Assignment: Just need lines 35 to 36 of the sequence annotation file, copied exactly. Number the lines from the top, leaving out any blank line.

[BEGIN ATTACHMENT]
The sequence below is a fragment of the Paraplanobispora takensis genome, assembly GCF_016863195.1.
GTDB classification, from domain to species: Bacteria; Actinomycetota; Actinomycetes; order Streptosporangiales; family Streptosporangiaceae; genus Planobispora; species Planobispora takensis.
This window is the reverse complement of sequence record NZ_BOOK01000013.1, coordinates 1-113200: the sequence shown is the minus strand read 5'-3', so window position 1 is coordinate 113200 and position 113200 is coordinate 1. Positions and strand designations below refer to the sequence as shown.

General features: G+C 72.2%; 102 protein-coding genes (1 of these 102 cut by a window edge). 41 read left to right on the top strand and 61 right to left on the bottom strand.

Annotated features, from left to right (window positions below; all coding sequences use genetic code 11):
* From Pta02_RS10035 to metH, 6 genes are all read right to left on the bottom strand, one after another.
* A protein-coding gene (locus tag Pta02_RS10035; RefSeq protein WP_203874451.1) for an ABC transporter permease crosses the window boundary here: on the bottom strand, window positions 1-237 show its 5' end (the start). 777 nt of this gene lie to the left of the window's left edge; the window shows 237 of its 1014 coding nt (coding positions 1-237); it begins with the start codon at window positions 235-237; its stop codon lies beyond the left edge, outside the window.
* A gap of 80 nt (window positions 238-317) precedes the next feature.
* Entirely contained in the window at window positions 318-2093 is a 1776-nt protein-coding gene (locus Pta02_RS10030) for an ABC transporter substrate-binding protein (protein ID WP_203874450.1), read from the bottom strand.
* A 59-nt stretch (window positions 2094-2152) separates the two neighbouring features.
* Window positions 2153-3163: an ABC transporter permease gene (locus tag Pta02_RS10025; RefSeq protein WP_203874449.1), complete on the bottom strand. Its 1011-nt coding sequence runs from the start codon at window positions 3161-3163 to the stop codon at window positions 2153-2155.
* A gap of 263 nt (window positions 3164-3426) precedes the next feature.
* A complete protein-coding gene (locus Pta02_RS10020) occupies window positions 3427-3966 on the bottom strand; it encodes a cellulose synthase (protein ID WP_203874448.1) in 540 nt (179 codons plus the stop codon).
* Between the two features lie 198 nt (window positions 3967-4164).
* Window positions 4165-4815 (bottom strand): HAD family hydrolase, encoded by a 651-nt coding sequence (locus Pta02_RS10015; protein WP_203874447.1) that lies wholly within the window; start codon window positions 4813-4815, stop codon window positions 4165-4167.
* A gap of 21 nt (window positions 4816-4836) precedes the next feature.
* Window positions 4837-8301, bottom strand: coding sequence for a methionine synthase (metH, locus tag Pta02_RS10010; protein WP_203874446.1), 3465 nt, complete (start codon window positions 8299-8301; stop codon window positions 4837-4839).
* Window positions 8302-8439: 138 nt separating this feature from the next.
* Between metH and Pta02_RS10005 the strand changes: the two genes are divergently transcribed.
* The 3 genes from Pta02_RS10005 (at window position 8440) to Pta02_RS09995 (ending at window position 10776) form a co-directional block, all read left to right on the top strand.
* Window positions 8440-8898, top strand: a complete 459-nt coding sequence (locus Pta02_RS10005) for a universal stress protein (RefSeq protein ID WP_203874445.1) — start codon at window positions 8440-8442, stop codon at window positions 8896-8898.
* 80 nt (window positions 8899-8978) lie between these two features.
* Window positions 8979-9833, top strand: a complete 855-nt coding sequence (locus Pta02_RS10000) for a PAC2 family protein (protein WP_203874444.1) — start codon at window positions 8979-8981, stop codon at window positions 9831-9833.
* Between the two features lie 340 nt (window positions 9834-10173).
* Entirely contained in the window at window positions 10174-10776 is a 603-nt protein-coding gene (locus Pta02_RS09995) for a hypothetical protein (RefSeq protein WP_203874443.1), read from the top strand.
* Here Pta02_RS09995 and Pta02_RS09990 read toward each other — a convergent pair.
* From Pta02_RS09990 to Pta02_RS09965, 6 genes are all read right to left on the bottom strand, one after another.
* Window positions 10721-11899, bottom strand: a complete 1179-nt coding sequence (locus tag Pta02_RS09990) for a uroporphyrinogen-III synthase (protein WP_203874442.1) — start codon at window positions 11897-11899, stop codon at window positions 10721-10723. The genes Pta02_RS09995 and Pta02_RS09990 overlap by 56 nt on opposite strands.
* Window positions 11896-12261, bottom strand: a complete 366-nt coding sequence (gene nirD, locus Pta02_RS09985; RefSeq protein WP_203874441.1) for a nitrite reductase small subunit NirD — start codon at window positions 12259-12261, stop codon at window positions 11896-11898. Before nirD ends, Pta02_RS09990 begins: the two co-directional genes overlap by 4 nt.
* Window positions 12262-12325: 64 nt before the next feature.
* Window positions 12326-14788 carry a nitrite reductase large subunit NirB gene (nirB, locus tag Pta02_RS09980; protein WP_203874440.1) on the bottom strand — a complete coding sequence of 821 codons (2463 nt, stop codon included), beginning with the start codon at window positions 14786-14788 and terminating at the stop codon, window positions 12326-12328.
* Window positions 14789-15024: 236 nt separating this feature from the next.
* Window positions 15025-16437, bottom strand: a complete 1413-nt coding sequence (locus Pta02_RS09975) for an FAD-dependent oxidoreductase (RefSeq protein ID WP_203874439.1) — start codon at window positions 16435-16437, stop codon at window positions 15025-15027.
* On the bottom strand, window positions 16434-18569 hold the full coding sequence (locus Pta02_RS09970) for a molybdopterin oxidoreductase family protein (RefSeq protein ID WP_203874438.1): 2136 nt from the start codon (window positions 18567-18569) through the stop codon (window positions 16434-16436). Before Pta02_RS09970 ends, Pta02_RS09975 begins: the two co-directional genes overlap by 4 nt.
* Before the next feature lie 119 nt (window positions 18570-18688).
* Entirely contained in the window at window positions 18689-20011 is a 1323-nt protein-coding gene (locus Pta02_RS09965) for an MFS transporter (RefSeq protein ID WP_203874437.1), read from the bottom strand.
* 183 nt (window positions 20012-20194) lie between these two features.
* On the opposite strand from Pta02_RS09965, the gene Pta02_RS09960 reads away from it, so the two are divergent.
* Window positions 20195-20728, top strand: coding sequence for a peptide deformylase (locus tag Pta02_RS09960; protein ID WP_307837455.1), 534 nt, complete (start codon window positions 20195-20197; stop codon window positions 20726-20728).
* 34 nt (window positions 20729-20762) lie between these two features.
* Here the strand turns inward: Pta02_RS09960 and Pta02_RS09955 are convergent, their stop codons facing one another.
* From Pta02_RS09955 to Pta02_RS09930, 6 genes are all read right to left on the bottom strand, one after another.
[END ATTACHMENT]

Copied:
* Before the next feature lie 119 nt (window positions 18570-18688).
* Entirely contained in the window at window positions 18689-20011 is a 1323-nt protein-coding gene (locus Pta02_RS09965) for an MFS transporter (RefSeq protein ID WP_203874437.1), read from the bottom strand.